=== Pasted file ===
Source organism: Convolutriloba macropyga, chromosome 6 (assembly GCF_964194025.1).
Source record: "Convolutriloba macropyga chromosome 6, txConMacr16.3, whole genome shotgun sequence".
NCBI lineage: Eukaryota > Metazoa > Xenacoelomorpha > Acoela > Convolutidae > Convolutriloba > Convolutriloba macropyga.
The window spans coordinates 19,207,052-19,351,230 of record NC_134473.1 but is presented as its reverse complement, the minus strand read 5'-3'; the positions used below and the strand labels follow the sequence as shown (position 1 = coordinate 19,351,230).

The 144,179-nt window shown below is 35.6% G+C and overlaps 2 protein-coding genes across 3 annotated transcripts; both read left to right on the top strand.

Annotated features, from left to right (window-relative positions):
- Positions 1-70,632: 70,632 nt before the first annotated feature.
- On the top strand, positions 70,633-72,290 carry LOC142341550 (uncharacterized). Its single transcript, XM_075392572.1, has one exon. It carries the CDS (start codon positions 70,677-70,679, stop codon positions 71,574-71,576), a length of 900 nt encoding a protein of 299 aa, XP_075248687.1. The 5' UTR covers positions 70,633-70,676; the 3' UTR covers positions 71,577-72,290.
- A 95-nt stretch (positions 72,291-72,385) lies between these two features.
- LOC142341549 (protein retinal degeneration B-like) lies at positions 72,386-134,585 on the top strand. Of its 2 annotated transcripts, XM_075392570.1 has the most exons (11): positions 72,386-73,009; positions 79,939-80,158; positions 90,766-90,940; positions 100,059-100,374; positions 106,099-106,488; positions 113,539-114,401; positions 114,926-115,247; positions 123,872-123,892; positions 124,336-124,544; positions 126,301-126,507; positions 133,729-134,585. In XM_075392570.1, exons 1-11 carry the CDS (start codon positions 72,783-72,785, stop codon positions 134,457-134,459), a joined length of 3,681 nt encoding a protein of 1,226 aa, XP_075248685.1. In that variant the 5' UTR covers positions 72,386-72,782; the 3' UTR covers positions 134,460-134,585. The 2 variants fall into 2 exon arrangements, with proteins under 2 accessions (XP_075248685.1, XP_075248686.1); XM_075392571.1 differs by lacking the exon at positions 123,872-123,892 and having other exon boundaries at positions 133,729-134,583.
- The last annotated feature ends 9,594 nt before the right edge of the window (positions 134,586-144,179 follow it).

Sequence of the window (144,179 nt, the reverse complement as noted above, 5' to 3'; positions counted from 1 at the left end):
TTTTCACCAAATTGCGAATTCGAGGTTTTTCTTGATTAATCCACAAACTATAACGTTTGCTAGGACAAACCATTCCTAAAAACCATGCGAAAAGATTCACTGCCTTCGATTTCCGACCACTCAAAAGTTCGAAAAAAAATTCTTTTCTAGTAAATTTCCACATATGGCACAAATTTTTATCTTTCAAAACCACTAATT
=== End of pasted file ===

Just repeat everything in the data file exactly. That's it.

Source organism: Convolutriloba macropyga, chromosome 6 (assembly GCF_964194025.1).
Source record: "Convolutriloba macropyga chromosome 6, txConMacr16.3, whole genome shotgun sequence".
NCBI lineage: Eukaryota > Metazoa > Xenacoelomorpha > Acoela > Convolutidae > Convolutriloba > Convolutriloba macropyga.
The window spans coordinates 19,207,052-19,351,230 of record NC_134473.1 but is presented as its reverse complement, the minus strand read 5'-3'; the positions used below and the strand labels follow the sequence as shown (position 1 = coordinate 19,351,230).

The 144,179-nt window shown below is 35.6% G+C and overlaps 2 protein-coding genes across 3 annotated transcripts; both read left to right on the top strand.

Annotated features, from left to right (window-relative positions):
- Positions 1-70,632: 70,632 nt before the first annotated feature.
- On the top strand, positions 70,633-72,290 carry LOC142341550 (uncharacterized). Its single transcript, XM_075392572.1, has one exon. It carries the CDS (start codon positions 70,677-70,679, stop codon positions 71,574-71,576), a length of 900 nt encoding a protein of 299 aa, XP_075248687.1. The 5' UTR covers positions 70,633-70,676; the 3' UTR covers positions 71,577-72,290.
- A 95-nt stretch (positions 72,291-72,385) lies between these two features.
- LOC142341549 (protein retinal degeneration B-like) lies at positions 72,386-134,585 on the top strand. Of its 2 annotated transcripts, XM_075392570.1 has the most exons (11): positions 72,386-73,009; positions 79,939-80,158; positions 90,766-90,940; positions 100,059-100,374; positions 106,099-106,488; positions 113,539-114,401; positions 114,926-115,247; positions 123,872-123,892; positions 124,336-124,544; positions 126,301-126,507; positions 133,729-134,585. In XM_075392570.1, exons 1-11 carry the CDS (start codon positions 72,783-72,785, stop codon positions 134,457-134,459), a joined length of 3,681 nt encoding a protein of 1,226 aa, XP_075248685.1. In that variant the 5' UTR covers positions 72,386-72,782; the 3' UTR covers positions 134,460-134,585. The 2 variants fall into 2 exon arrangements, with proteins under 2 accessions (XP_075248685.1, XP_075248686.1); XM_075392571.1 differs by lacking the exon at positions 123,872-123,892 and having other exon boundaries at positions 133,729-134,583.
- The last annotated feature ends 9,594 nt before the right edge of the window (positions 134,586-144,179 follow it).

Sequence of the window (144,179 nt, the reverse complement as noted above, 5' to 3'; positions counted from 1 at the left end):
TTTTCACCAAATTGCGAATTCGAGGTTTTTCTTGATTAATCCACAAACTATAACGTTTGCTAGGACAAACCATTCCTAAAAACCATGCGAAAAGATTCACTGCCTTCGATTTCCGACCACTCAAAAGTTCGAAAAAAAATTCTTTTCTAGTAAATTTCCACATATGGCACAAATTTTTATCTTTCAAAACCACTAATT